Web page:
Kitikmeot heritage centre on track again
Despite the last-minute funding cut that MLAs imposed last week, work on the Kitikmeot Heritage Society will go ahead this year.
IQALUIT — Construction of a Kitikmeot heritage centre attached to a new high school in Cambridge Bay will go ahead this season as planned, despite a last-minute funding cut imposed last week by Nunavut MLAs.
Kim Crockatt, the president of the Kitikmeot Heritage Society, says construction of the centre will begin this year in conjunction with work on the school. Construction will continue next year as originally planned.
“Because the project is going to be done over the next couple of years we can’t see how it will effect the project,” Crockatt said. “Construction will start this year,” she said.
Last week, Premier Paul Okalik agreed to cut funding for construction of the heritage centre after regular MLAs staged a walk-out on May 3.
Instead of spending $500,000 this year on the heritage centre, the government will spend $200,000 on it during this fiscal year, and another $200,000 next year.
That produces a shortfall of $125,000. But Crockatt said the Kitikmeot Heritage Society’s should be able to raise that much through its own fund-raising efforts.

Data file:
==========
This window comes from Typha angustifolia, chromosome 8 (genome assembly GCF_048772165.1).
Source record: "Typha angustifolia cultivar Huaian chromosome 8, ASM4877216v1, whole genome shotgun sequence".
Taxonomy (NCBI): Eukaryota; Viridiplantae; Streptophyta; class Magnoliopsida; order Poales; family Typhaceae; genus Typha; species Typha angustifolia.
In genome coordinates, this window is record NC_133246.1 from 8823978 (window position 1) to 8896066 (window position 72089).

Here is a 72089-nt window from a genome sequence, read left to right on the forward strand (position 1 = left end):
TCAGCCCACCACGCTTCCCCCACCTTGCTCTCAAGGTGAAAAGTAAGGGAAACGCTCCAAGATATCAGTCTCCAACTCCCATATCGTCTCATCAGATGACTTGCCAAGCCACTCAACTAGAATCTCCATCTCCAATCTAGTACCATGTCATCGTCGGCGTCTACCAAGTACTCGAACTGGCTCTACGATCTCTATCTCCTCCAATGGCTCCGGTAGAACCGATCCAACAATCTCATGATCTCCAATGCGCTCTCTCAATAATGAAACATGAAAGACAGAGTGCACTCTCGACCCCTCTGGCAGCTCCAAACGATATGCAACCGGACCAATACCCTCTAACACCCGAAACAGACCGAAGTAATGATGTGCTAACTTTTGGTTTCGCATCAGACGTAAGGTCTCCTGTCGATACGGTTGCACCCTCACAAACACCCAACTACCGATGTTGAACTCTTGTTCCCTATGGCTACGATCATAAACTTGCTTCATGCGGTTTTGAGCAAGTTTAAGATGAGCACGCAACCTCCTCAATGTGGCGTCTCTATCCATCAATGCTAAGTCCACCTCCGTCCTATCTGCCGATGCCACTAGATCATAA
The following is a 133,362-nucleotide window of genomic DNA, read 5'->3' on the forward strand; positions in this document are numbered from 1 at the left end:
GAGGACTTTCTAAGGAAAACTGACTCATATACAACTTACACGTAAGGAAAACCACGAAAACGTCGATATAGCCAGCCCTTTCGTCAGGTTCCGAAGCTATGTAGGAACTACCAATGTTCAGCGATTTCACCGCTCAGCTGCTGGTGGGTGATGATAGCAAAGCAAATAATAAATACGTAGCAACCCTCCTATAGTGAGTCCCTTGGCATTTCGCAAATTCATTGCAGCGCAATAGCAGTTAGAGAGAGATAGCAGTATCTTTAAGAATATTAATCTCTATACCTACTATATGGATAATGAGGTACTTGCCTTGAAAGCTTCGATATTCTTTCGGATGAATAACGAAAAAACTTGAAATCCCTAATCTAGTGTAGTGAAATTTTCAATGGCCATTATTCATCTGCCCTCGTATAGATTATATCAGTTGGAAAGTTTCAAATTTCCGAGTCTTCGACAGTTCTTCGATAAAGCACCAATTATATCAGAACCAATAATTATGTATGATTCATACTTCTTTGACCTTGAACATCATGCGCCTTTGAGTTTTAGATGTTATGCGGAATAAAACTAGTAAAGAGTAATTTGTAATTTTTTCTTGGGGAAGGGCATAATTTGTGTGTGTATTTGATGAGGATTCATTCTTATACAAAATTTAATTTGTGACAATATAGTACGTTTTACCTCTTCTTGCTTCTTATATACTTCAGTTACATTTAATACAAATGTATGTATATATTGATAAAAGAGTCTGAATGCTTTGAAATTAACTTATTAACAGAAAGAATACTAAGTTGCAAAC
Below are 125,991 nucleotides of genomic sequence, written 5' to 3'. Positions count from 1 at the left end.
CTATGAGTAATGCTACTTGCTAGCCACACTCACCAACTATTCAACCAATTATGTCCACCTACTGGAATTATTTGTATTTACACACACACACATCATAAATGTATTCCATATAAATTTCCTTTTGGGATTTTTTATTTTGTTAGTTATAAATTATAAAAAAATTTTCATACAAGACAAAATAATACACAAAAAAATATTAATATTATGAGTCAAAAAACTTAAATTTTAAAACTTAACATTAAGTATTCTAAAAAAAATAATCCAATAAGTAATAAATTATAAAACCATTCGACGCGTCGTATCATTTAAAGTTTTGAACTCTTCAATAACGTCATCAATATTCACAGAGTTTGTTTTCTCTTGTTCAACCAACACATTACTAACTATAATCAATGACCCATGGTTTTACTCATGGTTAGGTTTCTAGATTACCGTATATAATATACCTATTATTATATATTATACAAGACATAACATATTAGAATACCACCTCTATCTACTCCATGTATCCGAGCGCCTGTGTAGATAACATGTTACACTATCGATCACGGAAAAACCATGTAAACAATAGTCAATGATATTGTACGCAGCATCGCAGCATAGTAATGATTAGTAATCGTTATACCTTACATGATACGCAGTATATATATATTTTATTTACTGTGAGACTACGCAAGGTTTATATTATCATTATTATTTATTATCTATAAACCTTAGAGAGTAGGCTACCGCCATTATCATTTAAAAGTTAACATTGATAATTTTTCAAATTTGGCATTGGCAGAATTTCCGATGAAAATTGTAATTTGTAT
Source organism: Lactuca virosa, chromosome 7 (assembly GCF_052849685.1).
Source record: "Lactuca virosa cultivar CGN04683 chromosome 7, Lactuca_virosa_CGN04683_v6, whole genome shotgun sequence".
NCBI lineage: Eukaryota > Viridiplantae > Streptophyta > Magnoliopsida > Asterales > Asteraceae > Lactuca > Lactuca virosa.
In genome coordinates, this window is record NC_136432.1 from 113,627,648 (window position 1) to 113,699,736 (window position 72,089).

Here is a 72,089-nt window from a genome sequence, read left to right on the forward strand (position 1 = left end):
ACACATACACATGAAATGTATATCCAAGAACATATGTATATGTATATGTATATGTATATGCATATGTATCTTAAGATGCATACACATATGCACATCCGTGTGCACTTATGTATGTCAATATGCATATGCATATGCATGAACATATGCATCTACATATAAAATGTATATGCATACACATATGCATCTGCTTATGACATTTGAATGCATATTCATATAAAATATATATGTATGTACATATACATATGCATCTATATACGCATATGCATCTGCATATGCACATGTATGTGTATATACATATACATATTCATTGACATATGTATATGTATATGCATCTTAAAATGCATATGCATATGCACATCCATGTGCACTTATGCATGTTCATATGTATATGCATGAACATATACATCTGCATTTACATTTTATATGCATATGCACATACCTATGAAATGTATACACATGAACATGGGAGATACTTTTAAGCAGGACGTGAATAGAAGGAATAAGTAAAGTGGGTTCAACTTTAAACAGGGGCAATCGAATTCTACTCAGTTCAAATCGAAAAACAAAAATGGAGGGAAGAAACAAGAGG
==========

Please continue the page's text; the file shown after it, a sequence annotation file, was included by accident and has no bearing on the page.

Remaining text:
“With fund-raising that we’ve already done, we have one more proposal that we’re awaiting confirmation on and that will bring us well over the $125,000 that we need,” she said.
The Kitikmeot Heritage Society is seeking funding from the federal government and private corporations, and even has fund-raisers working in England, Crockatt said.
The people of Cambridge Bay are also fund-raising to pay their share of an expanded gymnasium in the new school. Crockatt said the heritage society was careful to not compete with those efforts.
“We didn’t want to ruin the chances of one thing over another. So we decided to go outside,” she said.
The society was unsure if funding for the project would arrive this year. As a result, society members expanded their fund-raising efforts to cover the higher costs of expanding the school after construction, Crockatt said.
With construction now scheduled to begin this year, Crockatt said the extra money will go towards more improvements to the centre.
Debate in the legislative assembly surrounding the replacement school came right down to the wire and within hours of a sealift deadline.
With construction now secure, Cambridge Bay Mayor Keith Peterson acknowledged the regular member’s right to question the government.
“The regular members had some questions and they asked the cabinet members to speak to them. That’s fair enough. Obviously we don’t like seeing things taken down right to the very, very last minute. It’s rather nerve-wracking,” Peterson said.
Both Peterson and Crockatt talked about the Kitikmeot elders who worked on designing the heritage centre. Some were worried they would not live to see the project completed.
“It was really important to the elders. They’ve been involved in aspects of the planning and their ideas are threaded throughout,” Crockatt said.